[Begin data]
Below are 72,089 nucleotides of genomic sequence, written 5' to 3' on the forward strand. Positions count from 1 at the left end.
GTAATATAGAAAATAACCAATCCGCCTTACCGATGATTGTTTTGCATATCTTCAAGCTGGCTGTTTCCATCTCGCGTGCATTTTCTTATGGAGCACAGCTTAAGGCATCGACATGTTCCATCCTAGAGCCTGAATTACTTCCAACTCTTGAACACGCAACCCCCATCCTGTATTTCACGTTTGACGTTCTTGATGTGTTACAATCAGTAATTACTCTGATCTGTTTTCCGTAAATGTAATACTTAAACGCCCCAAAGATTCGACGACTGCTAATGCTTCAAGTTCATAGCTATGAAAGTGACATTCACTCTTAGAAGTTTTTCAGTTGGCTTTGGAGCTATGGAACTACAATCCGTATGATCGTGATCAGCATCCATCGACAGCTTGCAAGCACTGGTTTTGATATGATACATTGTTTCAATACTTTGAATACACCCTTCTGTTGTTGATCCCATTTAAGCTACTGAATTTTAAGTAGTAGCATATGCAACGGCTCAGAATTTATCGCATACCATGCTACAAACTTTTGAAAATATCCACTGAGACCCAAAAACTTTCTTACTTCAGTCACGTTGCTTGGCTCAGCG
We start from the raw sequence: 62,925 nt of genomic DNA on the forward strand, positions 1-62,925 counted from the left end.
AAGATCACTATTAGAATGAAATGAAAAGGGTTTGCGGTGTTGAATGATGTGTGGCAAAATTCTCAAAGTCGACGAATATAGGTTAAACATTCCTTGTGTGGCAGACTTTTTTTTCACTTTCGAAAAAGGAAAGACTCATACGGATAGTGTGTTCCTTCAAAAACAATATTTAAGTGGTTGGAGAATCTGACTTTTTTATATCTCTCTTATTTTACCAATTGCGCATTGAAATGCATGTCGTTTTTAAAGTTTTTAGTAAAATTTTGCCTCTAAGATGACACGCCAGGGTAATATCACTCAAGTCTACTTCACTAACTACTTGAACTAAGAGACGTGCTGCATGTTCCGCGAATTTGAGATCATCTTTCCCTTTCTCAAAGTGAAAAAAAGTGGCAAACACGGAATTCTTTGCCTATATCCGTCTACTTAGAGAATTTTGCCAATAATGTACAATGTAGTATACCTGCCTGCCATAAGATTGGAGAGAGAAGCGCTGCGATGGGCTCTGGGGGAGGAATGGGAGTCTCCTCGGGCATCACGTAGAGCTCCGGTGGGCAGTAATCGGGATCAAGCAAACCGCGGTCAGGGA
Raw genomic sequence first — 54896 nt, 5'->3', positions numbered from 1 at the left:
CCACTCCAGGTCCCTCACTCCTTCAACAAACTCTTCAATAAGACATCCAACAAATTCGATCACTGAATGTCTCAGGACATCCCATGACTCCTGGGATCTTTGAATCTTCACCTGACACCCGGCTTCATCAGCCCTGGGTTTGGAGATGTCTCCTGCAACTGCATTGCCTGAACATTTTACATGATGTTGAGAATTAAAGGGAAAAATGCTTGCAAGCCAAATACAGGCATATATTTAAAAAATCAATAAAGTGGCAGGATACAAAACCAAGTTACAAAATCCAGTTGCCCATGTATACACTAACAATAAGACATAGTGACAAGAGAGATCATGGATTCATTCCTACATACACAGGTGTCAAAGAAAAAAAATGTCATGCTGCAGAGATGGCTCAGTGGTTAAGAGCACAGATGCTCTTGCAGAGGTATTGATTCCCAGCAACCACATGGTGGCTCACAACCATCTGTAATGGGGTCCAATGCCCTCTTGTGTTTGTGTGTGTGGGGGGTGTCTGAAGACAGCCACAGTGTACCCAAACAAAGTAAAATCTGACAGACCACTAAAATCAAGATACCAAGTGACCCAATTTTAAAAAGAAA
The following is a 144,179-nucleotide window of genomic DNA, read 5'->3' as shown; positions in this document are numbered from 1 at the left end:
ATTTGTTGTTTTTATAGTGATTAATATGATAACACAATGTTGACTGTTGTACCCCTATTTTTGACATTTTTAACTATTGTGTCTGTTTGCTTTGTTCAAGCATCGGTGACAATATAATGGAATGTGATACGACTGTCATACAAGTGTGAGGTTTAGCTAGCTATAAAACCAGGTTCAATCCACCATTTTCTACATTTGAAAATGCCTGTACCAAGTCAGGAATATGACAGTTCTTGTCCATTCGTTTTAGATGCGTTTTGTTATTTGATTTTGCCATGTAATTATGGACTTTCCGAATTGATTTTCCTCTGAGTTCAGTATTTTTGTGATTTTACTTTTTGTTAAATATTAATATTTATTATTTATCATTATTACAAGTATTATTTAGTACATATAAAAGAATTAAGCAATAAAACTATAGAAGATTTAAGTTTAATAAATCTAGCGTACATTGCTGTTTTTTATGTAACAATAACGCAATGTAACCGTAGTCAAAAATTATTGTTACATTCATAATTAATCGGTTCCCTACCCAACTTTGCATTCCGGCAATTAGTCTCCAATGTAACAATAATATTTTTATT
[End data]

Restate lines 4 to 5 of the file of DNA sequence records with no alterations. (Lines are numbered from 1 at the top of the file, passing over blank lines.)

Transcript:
AAGATCACTATTAGAATGAAATGAAAAGGGTTTGCGGTGTTGAATGATGTGTGGCAAAATTCTCAAAGTCGACGAATATAGGTTAAACATTCCTTGTGTGGCAGACTTTTTTTTCACTTTCGAAAAAGGAAAGACTCATACGGATAGTGTGTTCCTTCAAAAACAATATTTAAGTGGTTGGAGAATCTGACTTTTTTATATCTCTCTTATTTTACCAATTGCGCATTGAAATGCATGTCGTTTTTAAAGTTTTTAGTAAAATTTTGCCTCTAAGATGACACGCCAGGGTAATATCACTCAAGTCTACTTCACTAACTACTTGAACTAAGAGACGTGCTGCATGTTCCGCGAATTTGAGATCATCTTTCCCTTTCTCAAAGTGAAAAAAAGTGGCAAACACGGAATTCTTTGCCTATATCCGTCTACTTAGAGAATTTTGCCAATAATGTACAATGTAGTATACCTGCCTGCCATAAGATTGGAGAGAGAAGCGCTGCGATGGGCTCTGGGGGAGGAATGGGAGTCTCCTCGGGCATCACGTAGAGCTCCGGTGGGCAGTAATCGGGATCAAGCAAACCGCGGTCAGGGA
Raw genomic sequence first — 54896 nt, 5'->3', positions numbered from 1 at the left: